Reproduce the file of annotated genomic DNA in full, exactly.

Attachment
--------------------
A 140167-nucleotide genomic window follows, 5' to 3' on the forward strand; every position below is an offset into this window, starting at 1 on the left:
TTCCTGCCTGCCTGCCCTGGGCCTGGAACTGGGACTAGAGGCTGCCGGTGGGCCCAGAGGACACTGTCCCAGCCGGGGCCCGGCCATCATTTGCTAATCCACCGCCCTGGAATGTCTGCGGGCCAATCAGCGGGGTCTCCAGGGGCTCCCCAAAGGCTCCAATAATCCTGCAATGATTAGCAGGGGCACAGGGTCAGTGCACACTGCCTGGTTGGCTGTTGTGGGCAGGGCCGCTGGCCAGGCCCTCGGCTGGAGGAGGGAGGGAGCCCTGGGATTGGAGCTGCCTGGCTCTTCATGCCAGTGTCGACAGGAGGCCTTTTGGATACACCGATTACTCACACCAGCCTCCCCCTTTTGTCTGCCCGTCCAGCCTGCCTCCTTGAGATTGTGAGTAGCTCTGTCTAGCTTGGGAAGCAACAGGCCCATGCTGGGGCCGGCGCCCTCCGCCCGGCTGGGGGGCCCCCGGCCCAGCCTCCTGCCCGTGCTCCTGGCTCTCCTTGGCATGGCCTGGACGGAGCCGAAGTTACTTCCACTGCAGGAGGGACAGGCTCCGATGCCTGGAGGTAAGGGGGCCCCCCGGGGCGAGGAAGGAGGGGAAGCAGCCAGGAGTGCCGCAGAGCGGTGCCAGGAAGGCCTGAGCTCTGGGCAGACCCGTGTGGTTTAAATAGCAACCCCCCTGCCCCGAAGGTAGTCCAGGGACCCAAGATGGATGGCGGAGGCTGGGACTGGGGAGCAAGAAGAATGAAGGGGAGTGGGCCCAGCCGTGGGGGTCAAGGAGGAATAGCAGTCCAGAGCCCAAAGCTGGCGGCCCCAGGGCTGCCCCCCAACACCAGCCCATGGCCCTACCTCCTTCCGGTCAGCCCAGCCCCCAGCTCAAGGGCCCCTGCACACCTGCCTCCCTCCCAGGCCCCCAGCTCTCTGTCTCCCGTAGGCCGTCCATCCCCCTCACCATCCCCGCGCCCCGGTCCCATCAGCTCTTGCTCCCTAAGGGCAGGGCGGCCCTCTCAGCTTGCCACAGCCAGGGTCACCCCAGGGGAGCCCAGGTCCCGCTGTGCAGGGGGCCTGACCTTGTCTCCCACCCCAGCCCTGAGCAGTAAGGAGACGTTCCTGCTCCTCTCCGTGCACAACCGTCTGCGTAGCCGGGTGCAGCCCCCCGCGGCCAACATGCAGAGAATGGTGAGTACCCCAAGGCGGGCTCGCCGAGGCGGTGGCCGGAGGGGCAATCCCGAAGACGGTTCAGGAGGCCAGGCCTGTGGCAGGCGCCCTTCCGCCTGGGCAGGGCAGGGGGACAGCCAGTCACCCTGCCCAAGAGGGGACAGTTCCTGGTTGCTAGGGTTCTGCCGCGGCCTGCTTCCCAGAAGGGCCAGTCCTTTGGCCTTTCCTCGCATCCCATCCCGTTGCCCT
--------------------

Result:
A 140167-nucleotide genomic window follows, 5' to 3' on the forward strand; every position below is an offset into this window, starting at 1 on the left:
TTCCTGCCTGCCTGCCCTGGGCCTGGAACTGGGACTAGAGGCTGCCGGTGGGCCCAGAGGACACTGTCCCAGCCGGGGCCCGGCCATCATTTGCTAATCCACCGCCCTGGAATGTCTGCGGGCCAATCAGCGGGGTCTCCAGGGGCTCCCCAAAGGCTCCAATAATCCTGCAATGATTAGCAGGGGCACAGGGTCAGTGCACACTGCCTGGTTGGCTGTTGTGGGCAGGGCCGCTGGCCAGGCCCTCGGCTGGAGGAGGGAGGGAGCCCTGGGATTGGAGCTGCCTGGCTCTTCATGCCAGTGTCGACAGGAGGCCTTTTGGATACACCGATTACTCACACCAGCCTCCCCCTTTTGTCTGCCCGTCCAGCCTGCCTCCTTGAGATTGTGAGTAGCTCTGTCTAGCTTGGGAAGCAACAGGCCCATGCTGGGGCCGGCGCCCTCCGCCCGGCTGGGGGGCCCCCGGCCCAGCCTCCTGCCCGTGCTCCTGGCTCTCCTTGGCATGGCCTGGACGGAGCCGAAGTTACTTCCACTGCAGGAGGGACAGGCTCCGATGCCTGGAGGTAAGGGGGCCCCCCGGGGCGAGGAAGGAGGGGAAGCAGCCAGGAGTGCCGCAGAGCGGTGCCAGGAAGGCCTGAGCTCTGGGCAGACCCGTGTGGTTTAAATAGCAACCCCCCTGCCCCGAAGGTAGTCCAGGGACCCAAGATGGATGGCGGAGGCTGGGACTGGGGAGCAAGAAGAATGAAGGGGAGTGGGCCCAGCCGTGGGGGTCAAGGAGGAATAGCAGTCCAGAGCCCAAAGCTGGCGGCCCCAGGGCTGCCCCCCAACACCAGCCCATGGCCCTACCTCCTTCCGGTCAGCCCAGCCCCCAGCTCAAGGGCCCCTGCACACCTGCCTCCCTCCCAGGCCCCCAGCTCTCTGTCTCCCGTAGGCCGTCCATCCCCCTCACCATCCCCGCGCCCCGGTCCCATCAGCTCTTGCTCCCTAAGGGCAGGGCGGCCCTCTCAGCTTGCCACAGCCAGGGTCACCCCAGGGGAGCCCAGGTCCCGCTGTGCAGGGGGCCTGACCTTGTCTCCCACCCCAGCCCTGAGCAGTAAGGAGACGTTCCTGCTCCTCTCCGTGCACAACCGTCTGCGTAGCCGGGTGCAGCCCCCCGCGGCCAACATGCAGAGAATGGTGAGTACCCCAAGGCGGGCTCGCCGAGGCGGTGGCCGGAGGGGCAATCCCGAAGACGGTTCAGGAGGCCAGGCCTGTGGCAGGCGCCCTTCCGCCTGGGCAGGGCAGGGGGACAGCCAGTCACCCTGCCCAAGAGGGGACAGTTCCTGGTTGCTAGGGTTCTGCCGCGGCCTGCTTCCCAGAAGGGCCAGTCCTTTGGCCTTTCCTCGCATCCCATCCCGTTGCCCT